The Commission alleges that by engaging in such conduct, HTI, Showalter and Burton violated Section 17(a) of the Securities Act of 1933 ("Securities Act") and Section 10(b) and Rule 10b-5 of the Securities Exchange Act of 1934 ("Exchange Act"), the antifraud provisions of the federal securities laws; and each of the defendants violated Sections 5(a) and 5(c) of the Securities Act, the registration provisions of the federal securities laws. In addition, the complaint further alleges that HTI and Showalter violated the reporting and other provisions of the Exchange Act, Sections 13(a) and 13(b)(2), and Rules 12b-20, 13a-1, 13a-11, and 13a-13. Finally, the Commission alleges that Showalter violated Section 13(b)(5) of the Exchange Act and Exchange Act Rule 13b2-1, provisions concerning the falsification of books and records, and Exchange Act Rule 13b2-2, which prohibits making material misstatements to an accountant in connection with an audit.

The Commission today also instituted and simultaneously settled two related administrative proceedings. In the first, the Commission issued an Order against Timothy J. Brannon, a former registered representative and HTI consultant. The Commission's Order found that Brannon willfully violated the antifraud provisions of the federal securities laws by accepting undisclosed payments from HTI while employed at a brokerage firm in exchange for recommending HTI stock to many of his clients. The Order further found that Brannon violated the registration provisions of the federal securities laws by acting as a conduit in HTI's and Showalter's fraudulent S-8 distribution scheme. Without admitting or denying the findings contained therein, Brannon consented to the issuance of the Commission Order, which (i) orders him to cease and desist from committing or causing any violations of the provisions of the federal securities laws described above; and (ii) bars him from association with any broker, dealer, municipal securities dealer, investment adviser or investment company, with the right to reapply for association after five years.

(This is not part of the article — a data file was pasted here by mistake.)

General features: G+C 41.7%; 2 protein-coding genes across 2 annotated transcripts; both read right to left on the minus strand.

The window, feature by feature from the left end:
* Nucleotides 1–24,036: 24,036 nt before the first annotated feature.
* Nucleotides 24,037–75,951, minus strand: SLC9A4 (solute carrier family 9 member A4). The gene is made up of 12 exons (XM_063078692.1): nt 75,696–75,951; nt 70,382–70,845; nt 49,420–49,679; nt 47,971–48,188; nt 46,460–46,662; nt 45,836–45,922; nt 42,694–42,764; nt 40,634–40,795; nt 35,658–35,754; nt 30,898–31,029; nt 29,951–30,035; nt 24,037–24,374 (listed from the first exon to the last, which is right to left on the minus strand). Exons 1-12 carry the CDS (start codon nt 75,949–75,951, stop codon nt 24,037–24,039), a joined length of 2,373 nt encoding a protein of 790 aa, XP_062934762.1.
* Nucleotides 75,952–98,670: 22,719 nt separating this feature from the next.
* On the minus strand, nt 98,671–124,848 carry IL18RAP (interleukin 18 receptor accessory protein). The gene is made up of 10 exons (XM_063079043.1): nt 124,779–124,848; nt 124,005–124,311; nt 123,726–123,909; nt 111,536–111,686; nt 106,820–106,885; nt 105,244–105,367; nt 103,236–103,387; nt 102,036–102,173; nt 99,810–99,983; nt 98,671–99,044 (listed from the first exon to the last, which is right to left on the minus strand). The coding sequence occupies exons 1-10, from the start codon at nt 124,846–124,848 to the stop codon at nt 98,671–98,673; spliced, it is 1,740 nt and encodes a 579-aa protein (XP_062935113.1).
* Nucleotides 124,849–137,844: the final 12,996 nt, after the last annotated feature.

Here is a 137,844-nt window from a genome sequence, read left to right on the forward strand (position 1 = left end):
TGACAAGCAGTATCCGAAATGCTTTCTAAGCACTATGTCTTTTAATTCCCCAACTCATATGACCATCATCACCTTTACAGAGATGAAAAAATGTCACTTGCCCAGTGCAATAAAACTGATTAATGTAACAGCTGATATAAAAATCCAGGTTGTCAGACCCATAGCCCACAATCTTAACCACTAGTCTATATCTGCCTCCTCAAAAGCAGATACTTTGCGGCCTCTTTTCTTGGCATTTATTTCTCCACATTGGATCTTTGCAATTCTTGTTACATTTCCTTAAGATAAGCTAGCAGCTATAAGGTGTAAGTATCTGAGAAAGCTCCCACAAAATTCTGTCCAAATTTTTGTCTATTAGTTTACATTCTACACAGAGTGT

In the second related proceeding, the Commission simultaneously instituted and settled administrative proceedings pursuant to Rule 102(e) of the Commission's Rules of Practice against William D. Tetsworth, Jr., a certified public accountant. The Order finds that Tetsworth issued an audit report containing an unqualified audit opinion on the financial statements of HTI's subsidiary that materially overstated the valuation of a portfolio of defaulted bank loans. Without admitting or denying the findings contained in the Order, Tetsworth consented to the issuance of the Order, which finds that he engaged in improper professional conduct by failing to obtain sufficient competent evidential matter to afford a reasonable basis for his audit opinion; and denies him the privilege of appearing or practicing before the Commission as an independent accountant, with the right to apply for reinstatement, subject to certain conditions, after two years.